Humble but home
Recently a group of Sunday School Members and Youth from the Lamontville Ecclesia went to visit the home of two young brothers under the age of 12 who have attended Sunday school for over 2 years. It was brought to our attention that they live on the breadline and are in urgent social need, i.e. that they need some moral as well as financial support.
Their home is a make shift shack made from corrugated iron and any other material useful to hold their low cost home together. It is a space of about 18m² with hardly any heat or cold insulation. This space is home to about 5 people and the key provider is their 78 year old grandmother or otherwise known as ‘Gogo’. She is extremely frail but the children’s only reliable provider. The children’s parents had both died and it is our understanding that she is raising them on her meagre pension.
You may appreciate the fact that when we first met the children we were not aware of their very poor living conditions. Often there are signs such as poor hygiene, badly worn clothing etc. However, what astounded us with these boys where the fact that they were well presented, sharp and friendly. They carried no sign of their daily hardship, their sad life story and not having any visible hope of changing their circumstances in the near future.
When we discovered their plight we decided to visit their humble home to assess the situation and to see where we could offer help. As we entered the poverty belt which normally starts when you cross-over open sewerage our hearts sank. However, as we came to the door and waited for Gogo to arrive we were all surprised when we suddenly heard this cry of joy and unbelief as she appeared in the dusty road down below. She was warm, loving, tearful but always exceedingly humble. I still get gooseflesh just thinking back to that precious moment meeting her. I now realise why her grandsons, despite being shackled by chains of poverty act as if they are free spirits. Their Gogo knows the only way to fight poverty is to give a child dignity and what we often overlook is love is the best way to ignite dignity in a child’s heart.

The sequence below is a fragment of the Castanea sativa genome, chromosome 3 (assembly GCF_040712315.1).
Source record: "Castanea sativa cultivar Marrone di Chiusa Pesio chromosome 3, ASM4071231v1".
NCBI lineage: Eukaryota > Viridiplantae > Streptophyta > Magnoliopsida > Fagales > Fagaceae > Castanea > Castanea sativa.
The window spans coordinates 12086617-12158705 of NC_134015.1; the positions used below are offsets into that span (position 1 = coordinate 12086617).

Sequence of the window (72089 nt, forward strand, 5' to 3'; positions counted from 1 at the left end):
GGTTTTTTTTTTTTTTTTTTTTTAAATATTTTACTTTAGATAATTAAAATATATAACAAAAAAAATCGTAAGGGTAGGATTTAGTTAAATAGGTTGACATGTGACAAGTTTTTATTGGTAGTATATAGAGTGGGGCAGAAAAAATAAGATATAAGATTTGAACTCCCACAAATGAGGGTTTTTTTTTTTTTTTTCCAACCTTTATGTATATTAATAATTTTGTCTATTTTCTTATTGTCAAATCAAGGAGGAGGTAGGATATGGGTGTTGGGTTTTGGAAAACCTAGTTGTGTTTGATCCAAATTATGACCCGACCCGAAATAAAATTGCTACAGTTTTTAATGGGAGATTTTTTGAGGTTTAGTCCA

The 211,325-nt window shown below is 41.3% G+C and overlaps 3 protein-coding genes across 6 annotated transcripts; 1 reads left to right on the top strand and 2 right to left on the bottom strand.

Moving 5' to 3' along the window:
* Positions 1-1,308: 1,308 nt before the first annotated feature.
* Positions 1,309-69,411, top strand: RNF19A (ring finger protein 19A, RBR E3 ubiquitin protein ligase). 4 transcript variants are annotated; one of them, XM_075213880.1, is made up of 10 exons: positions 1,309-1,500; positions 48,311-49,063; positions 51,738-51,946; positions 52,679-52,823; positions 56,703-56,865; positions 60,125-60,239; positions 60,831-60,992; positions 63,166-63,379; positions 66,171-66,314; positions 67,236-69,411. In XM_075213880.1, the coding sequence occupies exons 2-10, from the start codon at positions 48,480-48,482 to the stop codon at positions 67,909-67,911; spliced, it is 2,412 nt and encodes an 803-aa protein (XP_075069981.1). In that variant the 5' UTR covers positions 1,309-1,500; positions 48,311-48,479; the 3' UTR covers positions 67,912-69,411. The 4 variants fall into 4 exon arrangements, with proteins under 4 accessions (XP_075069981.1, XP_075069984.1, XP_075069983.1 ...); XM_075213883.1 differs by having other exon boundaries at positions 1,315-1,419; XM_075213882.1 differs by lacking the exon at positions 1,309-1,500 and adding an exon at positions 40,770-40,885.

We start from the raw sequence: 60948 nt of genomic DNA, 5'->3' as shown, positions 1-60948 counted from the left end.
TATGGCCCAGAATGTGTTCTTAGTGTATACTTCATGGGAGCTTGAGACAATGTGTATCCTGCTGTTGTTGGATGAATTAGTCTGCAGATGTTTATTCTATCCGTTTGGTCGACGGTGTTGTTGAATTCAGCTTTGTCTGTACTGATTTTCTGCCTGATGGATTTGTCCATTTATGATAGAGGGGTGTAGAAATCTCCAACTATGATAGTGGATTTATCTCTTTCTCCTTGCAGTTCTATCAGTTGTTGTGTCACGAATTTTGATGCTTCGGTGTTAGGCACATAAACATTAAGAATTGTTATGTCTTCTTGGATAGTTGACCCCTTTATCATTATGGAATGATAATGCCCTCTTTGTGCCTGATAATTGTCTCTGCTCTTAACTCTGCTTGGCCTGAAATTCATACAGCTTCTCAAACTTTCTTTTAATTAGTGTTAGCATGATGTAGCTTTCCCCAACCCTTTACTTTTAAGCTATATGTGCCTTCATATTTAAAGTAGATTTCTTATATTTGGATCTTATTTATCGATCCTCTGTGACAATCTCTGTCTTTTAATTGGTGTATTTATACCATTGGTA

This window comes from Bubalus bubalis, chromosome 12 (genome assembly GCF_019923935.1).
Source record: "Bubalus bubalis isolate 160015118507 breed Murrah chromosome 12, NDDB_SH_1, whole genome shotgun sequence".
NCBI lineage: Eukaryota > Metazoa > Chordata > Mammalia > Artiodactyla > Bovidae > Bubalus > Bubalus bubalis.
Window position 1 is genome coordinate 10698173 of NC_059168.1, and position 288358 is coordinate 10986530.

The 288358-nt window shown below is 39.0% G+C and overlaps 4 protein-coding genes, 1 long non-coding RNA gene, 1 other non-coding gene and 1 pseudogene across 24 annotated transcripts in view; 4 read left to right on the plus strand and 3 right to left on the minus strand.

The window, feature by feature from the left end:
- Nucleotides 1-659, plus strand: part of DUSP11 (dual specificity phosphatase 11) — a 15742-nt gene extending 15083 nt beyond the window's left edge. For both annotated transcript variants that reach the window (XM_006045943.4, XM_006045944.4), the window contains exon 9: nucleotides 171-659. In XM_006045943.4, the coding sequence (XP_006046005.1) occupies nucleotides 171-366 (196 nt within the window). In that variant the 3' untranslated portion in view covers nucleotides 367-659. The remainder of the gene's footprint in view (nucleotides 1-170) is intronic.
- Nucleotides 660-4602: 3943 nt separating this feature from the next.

Giving gifts to a truly humble person is like receiving a gift! Yes, we arrived with gifts of food, clothing and toys but we left feeling that her gift to us was far more precious and lasting. We went there thinking we have come to help but we found, as we walked up the steep path, hopping over the sewerage waste, that she had instilled in us a thankfulness that God found it good to allow us to meet her.
We intend to visit Gogo again… but until then we are honoured to teach her grandchildren and in doing so to learn from our Heavenly Father and His Beloved Son, our Lord Jesus.